Trump’s tweets came as some Democrats have started to call for ICE to be abolished amid an intensifying controversy over the Trump administration’s “zero-tolerance” policy prioritizing the prosecution of people who cross into the U.S. illegally through Mexico.

That policy has caused thousands of migrant children to be separated from their parents at the border. Protesters gathered in cities across the U.S. over the weekend to demand an end to the practice.

While Trump signed an executive order last month intended to allow children to be detained with their parents, it remains unclear how the government expects to enforce it. A 1997 consent decree bars law enforcement from holding minors for longer than 20 days — a limit that does not apply to adults.

Days after that order was signed, a federal judge in San Diego ordered the government to work quickly to reunite migrant families that had been separated under the policy. However, it is not clear how officials plan to meet the deadlines imposed by the court.

[The Hill]

Reality

U.S. Customs and Border Protection numbers show that they captured about 180 MS-13 members who crossed the border last year out of 187,000 illegal immigrants, this makes up 0.096% of those entering the U.S. illegally.

MS-13 is a threat, but Donald Trump is hyping their numbers and conflating vicious gangs with a typical immigrant to scare his supporters into fearing Hispanics.

Trump falsely claims he never told House Republicans to vote for immigration bill

President Donald Trump falsely claimed on Saturday that he never encouraged House Republicans to vote for an immigration bill, despite tweeting such an encouragement three days earlier.

“I never pushed the Republicans in the House to vote for the Immigration Bill, either GOODLATTE 1 or 2, because it could never have gotten enough Democrats as long as there is the 60 vote threshold,” the president wrote on Twitter. “I released many prior to the vote knowing we need more Republicans to win in Nov.”

Trump explicitly called for Republicans to support Virginia Rep. Bob Goodlatte‘s bill on Wednesday with an all-caps Twitter endorsement.

“HOUSE REPUBLICANS SHOULD PASS THE STRONG BUT FAIR IMMIGRATION BILL, KNOWN AS GOODLATTE II, IN THEIR AFTERNOON VOTE TODAY, EVEN THOUGH THE DEMS WON’T LET IT PASS IN THE SENATE,” Trump wrote on Twitter before the Wednesday vote. “PASSAGE WILL SHOW THAT WE WANT STRONG BORDERS & SECURITY WHILE THE DEMS WANT OPEN BORDERS = CRIME. WIN!”

At the time, House Republicans were trying to gather votes to pass a compromise bill that they were hoping would draw support from both conservatives and moderates in their conference. The proposal was expected to fail beforehand and did so by an overwhelming 121-301 vote.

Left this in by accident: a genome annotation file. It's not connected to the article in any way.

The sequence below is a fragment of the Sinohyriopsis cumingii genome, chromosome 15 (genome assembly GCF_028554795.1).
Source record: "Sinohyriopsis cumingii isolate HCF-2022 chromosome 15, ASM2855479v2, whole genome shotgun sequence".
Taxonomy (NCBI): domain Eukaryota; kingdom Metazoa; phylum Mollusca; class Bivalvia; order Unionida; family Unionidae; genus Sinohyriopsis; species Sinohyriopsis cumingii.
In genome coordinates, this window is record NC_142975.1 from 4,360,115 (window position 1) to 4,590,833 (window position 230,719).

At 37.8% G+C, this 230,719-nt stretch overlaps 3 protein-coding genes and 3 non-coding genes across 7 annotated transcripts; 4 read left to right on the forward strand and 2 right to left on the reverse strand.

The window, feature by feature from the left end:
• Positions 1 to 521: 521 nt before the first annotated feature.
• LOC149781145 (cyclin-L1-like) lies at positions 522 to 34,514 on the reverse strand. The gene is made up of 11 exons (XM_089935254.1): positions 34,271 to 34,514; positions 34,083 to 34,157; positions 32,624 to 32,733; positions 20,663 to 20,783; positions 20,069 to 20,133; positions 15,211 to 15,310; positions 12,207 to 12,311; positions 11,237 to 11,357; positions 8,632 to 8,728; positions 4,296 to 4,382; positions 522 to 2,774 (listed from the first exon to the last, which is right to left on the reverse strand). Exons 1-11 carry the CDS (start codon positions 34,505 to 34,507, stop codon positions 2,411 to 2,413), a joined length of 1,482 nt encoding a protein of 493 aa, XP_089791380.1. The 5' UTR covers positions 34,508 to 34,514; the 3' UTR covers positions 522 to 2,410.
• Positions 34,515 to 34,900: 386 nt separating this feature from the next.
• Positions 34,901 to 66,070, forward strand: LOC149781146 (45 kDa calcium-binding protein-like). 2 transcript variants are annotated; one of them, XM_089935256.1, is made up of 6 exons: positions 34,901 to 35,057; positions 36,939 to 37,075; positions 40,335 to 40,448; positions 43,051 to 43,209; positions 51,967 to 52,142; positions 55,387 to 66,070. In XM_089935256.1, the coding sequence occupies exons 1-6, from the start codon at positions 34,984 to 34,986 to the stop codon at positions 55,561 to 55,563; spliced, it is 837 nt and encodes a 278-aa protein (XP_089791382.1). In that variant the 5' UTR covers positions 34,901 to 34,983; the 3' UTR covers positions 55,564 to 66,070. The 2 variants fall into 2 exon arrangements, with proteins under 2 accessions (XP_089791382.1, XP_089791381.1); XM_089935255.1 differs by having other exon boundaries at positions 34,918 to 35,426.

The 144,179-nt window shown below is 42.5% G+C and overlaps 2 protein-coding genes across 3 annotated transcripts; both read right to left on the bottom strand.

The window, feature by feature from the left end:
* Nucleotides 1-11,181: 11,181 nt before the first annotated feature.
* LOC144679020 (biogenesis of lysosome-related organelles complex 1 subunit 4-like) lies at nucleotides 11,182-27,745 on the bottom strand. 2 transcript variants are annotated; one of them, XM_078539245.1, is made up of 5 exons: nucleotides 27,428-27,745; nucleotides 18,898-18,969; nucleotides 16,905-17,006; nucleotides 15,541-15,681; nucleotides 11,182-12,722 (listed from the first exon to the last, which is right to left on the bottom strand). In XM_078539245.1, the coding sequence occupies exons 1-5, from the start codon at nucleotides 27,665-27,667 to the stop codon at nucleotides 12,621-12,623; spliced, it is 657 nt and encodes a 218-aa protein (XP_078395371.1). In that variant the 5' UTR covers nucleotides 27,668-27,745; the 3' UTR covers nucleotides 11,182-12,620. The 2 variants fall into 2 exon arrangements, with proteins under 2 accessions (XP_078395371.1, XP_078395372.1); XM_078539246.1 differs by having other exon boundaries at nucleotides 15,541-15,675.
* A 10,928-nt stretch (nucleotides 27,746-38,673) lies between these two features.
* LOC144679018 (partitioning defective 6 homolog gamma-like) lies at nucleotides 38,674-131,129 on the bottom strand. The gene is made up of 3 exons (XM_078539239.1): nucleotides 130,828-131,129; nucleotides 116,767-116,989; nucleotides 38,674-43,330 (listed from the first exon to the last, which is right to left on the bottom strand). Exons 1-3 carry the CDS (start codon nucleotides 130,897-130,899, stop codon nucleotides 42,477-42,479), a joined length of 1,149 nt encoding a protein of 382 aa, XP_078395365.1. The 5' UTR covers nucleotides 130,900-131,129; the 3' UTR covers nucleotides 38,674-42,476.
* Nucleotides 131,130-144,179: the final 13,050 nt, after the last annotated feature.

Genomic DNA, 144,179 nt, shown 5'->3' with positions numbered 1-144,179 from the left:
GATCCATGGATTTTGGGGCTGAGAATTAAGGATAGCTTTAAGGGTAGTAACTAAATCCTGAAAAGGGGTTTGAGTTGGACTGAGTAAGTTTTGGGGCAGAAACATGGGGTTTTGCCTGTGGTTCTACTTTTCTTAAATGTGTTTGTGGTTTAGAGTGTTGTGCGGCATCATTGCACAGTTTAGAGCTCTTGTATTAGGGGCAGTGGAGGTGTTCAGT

Trump‘s position on the bill wavered several times before it even came to a vote, with the president at one point saying he wouldn’t sign the bill. He also said last week that the Republicans’ bill wouldn’t pass the Senate. By Wednesday he had tweeted his support.

The president’s reversal Saturday comes as he has sent a number of tweets during his weekend in New Jersey, ranging from news about his Supreme Court appointment to thoughts on progressive outrage over the Immigration and Customs Enforcement Agency and even encouragement to buy former White House press secretary Sean Spicer’s new book.

Trump is in Bedminster for the weekend with his family, although he may mix in some work with possible interviews with people on his shortlist for Supreme Court seat.

[Politico]

President Donald Trump: ‘Our Laws are the Dumbest Anywhere in the World’

On the same day as immigration protests and marches were held throughout the nation, President Donald Trump called for those entering the country without proper paperwork to be immediately escorted “back out.”

“When people come into our Country illegally, we must IMMEDIATELY escort them back out without going through years of legal maneuvering,” Trump opined in a midafternoon tweet.

He then added this about U.S. law: “Our laws are the dumbest anywhere in the world. Republicans want Strong Borders and no Crime. Dems want Open Borders and are weak on Crime!”

Trump’s tweet follows an earlier tweet where he claimed, “I never pushed the Republicans in the House to vote for the Immigration Bill.” Just a few days ago, however, he said just that.

[Mediaite]